Tel Shimron Discoveries

As we look forward to the 2019 field season, we asked staff members to share a memorable discovery or moment from the 2017 season.

Carbonized fig, Grid 23/24, 2017

Carbonized fig, Grid 23/24, 2017

In 2017 we found a carbonized fig in a flotation sample taken from the Byzantine-Umayyad street in Grid 23! You can see the seeds and everything in this photo taken through a small magnifying lens. That such a delicate fruit preserved for over 700 years hints at the great preservation of other fruits used by the ancient inhabitants of Tel Shimron. I can't wait to see what archaeological plant remains we recover this season!

Kathleen Forste, Archaeobotanist

Mikvah, Grid 23/24, 2017

Mikvah, Grid 23/24, 2017

I would be remiss not to mention the mikvah as one of our more memorable finds from 2017. This find in particular reshaped our understanding of the way this space was used during the Roman period. More than that, excavating it required the skills of not only our volunteers, but also our onsite conservator as well. She was able to show us that the bath had multiple layers of painted plaster over the years it was in use, details which I thought brought it to life.

Emily Erickson, Square Supervisor

Tel Shimron 2019

Grid 23/24 volunteers returning tools to the pottery compound at the end of the day, Tel Shimron, 2017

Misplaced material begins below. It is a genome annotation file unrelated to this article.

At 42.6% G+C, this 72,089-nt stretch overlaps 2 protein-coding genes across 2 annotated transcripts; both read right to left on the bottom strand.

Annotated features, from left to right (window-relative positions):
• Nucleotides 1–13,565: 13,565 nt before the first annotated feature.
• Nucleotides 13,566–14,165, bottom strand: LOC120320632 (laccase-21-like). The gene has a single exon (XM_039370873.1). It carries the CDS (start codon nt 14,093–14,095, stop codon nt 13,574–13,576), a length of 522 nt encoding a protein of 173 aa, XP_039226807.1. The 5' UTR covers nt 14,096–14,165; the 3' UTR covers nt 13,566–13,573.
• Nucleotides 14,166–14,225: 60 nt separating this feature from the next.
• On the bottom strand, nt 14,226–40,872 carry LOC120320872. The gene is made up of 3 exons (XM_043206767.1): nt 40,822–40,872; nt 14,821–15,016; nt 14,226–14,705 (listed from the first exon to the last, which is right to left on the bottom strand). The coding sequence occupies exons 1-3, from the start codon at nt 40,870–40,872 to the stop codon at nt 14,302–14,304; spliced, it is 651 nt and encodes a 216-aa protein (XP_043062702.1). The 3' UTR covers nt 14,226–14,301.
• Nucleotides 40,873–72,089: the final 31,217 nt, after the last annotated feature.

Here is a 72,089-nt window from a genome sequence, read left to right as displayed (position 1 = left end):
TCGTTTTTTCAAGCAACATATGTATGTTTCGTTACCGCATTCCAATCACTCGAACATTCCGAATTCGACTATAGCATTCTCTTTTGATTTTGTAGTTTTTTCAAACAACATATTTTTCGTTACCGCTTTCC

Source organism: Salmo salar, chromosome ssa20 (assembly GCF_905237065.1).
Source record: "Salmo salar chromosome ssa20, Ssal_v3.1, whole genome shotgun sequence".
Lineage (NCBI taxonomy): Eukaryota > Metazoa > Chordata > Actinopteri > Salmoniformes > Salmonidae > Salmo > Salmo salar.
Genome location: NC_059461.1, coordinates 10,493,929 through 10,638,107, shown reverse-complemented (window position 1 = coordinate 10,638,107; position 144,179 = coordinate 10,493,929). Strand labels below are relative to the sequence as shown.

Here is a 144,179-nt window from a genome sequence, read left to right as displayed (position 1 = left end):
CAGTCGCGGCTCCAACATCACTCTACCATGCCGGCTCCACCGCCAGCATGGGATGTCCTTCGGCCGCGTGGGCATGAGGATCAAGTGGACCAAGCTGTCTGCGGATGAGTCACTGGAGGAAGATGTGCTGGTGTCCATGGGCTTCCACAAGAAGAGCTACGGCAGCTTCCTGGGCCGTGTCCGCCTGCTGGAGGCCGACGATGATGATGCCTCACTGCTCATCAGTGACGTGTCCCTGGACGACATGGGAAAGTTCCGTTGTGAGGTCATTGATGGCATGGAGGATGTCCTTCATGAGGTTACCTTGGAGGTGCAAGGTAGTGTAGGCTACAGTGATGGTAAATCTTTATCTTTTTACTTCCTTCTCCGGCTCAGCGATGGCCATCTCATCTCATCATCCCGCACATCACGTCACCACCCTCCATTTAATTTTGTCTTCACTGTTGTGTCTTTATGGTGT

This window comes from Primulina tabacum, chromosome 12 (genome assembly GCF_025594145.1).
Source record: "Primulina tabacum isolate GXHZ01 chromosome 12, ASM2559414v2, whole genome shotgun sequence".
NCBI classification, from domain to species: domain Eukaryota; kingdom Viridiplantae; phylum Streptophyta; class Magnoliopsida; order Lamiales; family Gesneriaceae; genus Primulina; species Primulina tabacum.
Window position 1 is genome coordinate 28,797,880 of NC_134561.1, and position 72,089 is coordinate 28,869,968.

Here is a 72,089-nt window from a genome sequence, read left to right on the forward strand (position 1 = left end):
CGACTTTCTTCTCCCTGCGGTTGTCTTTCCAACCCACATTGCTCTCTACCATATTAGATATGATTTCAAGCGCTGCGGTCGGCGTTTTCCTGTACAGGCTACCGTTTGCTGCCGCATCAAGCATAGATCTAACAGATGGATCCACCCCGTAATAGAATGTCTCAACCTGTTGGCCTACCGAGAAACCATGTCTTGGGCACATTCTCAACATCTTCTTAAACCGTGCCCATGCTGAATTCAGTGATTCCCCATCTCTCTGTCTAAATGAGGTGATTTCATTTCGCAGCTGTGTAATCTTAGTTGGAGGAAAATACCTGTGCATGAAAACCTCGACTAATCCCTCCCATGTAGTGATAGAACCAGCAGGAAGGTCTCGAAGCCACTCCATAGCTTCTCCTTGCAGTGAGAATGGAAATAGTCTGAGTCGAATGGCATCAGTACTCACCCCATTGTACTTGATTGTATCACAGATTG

Grid 23/24 volunteers returning tools to the pottery compound at the end of the day, Tel Shimron, 2017

June 23rd, and the start of the Tel Shimron 2019 field season, is fast approaching and we are excited to get back in the dirt! With less than two months to go, we’ll be blogging more as we look ahead to the summer. In general, the blog is devoted to life on the excavation and is a great way to learn about what’s happening while we’re in the field. Readers who want to learn more about the project’s research design and get updates on publications should consult the research page.

This year we will resume excavation in three areas as well as begin work in new areas. How do we go about opening a new area? Once an excavation area is selected, it starts with hanging shade cloths.

Grid 23/24, 2017

Grid 23/24, 2017

The shade cloths no only help provide a more comfortable work environment but also make it easier to “see the dirt,” meaning it’s easier to see distinctions in color, texture, and other markers that give archaeologists clues about where and how to excavate.

Grid 23/24, 2017

Grid 23/24, 2017

The next step is to establish the baulk lines, the boundaries of each excavation square within the larger grid, and clear the field in preparation for excavation.

Grid 23/24, 2017

Grid 23/24, 2017

Then it’s time to start excavating and in no time at all, the excavation area goes from looking like a rock strewn field…

Grid 23/24, preparing for final photos, 2017

Grid 23/24, preparing for final photos, 2017

…to this.

Interested in learning the details of this process and experiencing it yourself? Want to learn more about the history and archaeology of Tel Shimron? Good news! You have until May 15th to submit your volunteer application for the 2019 field season.

Extended due date for 2019 applications!

We’ve extended the due date for our summer 2019 field season applications. Applications are now due on May 15.

We hope you’ll consider joining us for the second field season of Tel Shimron where we’ll be excavating sites from the Bronze Age to the days of the Romans while enjoying beautiful views of the Jezreel Valley.

We never know what lies below the topsoil and you could be among the first to bring the artifacts and history to light!